Sometime ago we had a customer who installed four new hydrogen peroxide sterilizers and the customer wisely decided to place a ChemDAQ Steri-Trac® monitor with remote sensor on each one. The customer found that at the end of every cycle when the door was opened, a cloud of hydrogen peroxide in the 20 to 40 ppm range was emitted for a short while before falling back to low levels again. Hydrogen peroxide vapor has essentially no smell, and the first perception is usually the irritation the vapor induces.
The customer asked the sterilizer manufacturer to correct the problem but without success. The customer managed the situation by telling employees to open the door at the end of a cycle and step away until the monitor readings fell down to safe levels before removing the load. The customer later relocated the sterilizers to custom built room with exhaust ventilation directly above each sterilizer.
The manufacturer (who shall remain nameless) pointed out to our customer that the OSHA permissible exposure limit (PEL) and ACGIH Threshold Limit Value (TLV)  are 1 ppm, calculated as a time weighted average were not exceeded. They also noted that the NIOSH Immediately Dangerous to Life and Health value (IDLH) for hydrogen peroxide of 75 ppm was not exceeded and so there was no over exposure and so no problem.
In terms of just the PELs and IDLH’s, the manufacturer was correct, however they missed the key point of the General Duty Clause in the Occupational Safety and Health Act of 1970 “Each employer shall furnish to each of his employees employment and a place of employment which are free from recognized hazards that are causing or are likely to cause death or serious physical harm to his employees; …”
If the OSHA PEL and ACGIH TLV are both 1 ppm, then it is reasonable to assume that repeated inhaling 25 to 40 ppm is probably not a good thing to do to one’s lungs, especially for a technician in a busy department who is sequentially loading and unloading four sterilizers every hour.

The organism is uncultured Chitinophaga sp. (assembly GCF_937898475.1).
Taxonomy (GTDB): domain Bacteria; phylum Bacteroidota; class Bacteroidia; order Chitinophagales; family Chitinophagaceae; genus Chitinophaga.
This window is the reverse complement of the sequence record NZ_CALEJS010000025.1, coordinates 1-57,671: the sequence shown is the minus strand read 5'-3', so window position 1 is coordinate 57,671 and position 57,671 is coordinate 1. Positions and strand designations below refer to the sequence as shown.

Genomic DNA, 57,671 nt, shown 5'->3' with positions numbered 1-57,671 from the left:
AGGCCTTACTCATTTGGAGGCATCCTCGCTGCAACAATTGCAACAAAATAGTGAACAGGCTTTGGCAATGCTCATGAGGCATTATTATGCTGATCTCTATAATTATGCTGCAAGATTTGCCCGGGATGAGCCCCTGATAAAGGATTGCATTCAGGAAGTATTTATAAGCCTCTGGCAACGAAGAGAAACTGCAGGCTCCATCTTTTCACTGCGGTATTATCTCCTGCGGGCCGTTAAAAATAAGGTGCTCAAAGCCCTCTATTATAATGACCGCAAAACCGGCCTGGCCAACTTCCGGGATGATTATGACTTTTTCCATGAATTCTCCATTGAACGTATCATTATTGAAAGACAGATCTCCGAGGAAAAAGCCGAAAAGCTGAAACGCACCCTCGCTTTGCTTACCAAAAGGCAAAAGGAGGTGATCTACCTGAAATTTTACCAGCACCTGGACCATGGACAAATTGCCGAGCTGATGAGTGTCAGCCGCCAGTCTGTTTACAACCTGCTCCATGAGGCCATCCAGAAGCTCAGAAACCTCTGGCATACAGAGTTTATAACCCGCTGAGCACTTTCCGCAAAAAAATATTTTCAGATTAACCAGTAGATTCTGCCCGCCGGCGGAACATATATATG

The ACGIH states the following:
Excursions in worker exposure levels may exceed 3 times the TLV-TWA for no more that a total of 30 minutes during a workday, and under no circumstances should they exceed 5 times the TLV-TWA, provided that the TLV-TWA is not exceeded.
The ACGIG TLV for hydrogen peroxide is 1 ppm, 8 hour TWA, and so according to the ACGIH the maximum exposure to hydrogen peroxide should be no more than 5 ppm. Clearly some of the exposures recorded here exceed this value. The current PEL for hydrogen peroxide does not reflect this risk but a short term exposure limit (STEL) would provide much better protection.
A couple of states, Washington and Hawaii already have STELs for hydrogen peroxide, of 3 ppm as do some other countries such as the UK (STEL = 2 ppm). Is it time that OSHA set a STEL for hydrogen peroxide as well as its current 8 hour TWA PEL?
 2014 TLVs and BEIs Based on the Documentation of the Threshold Limit Values for Chemical Substances and Physical Agents & biological Exposure Indices. ACGIH. p5
Is it time for an OSHA STEL for Hydrogen Peroxide?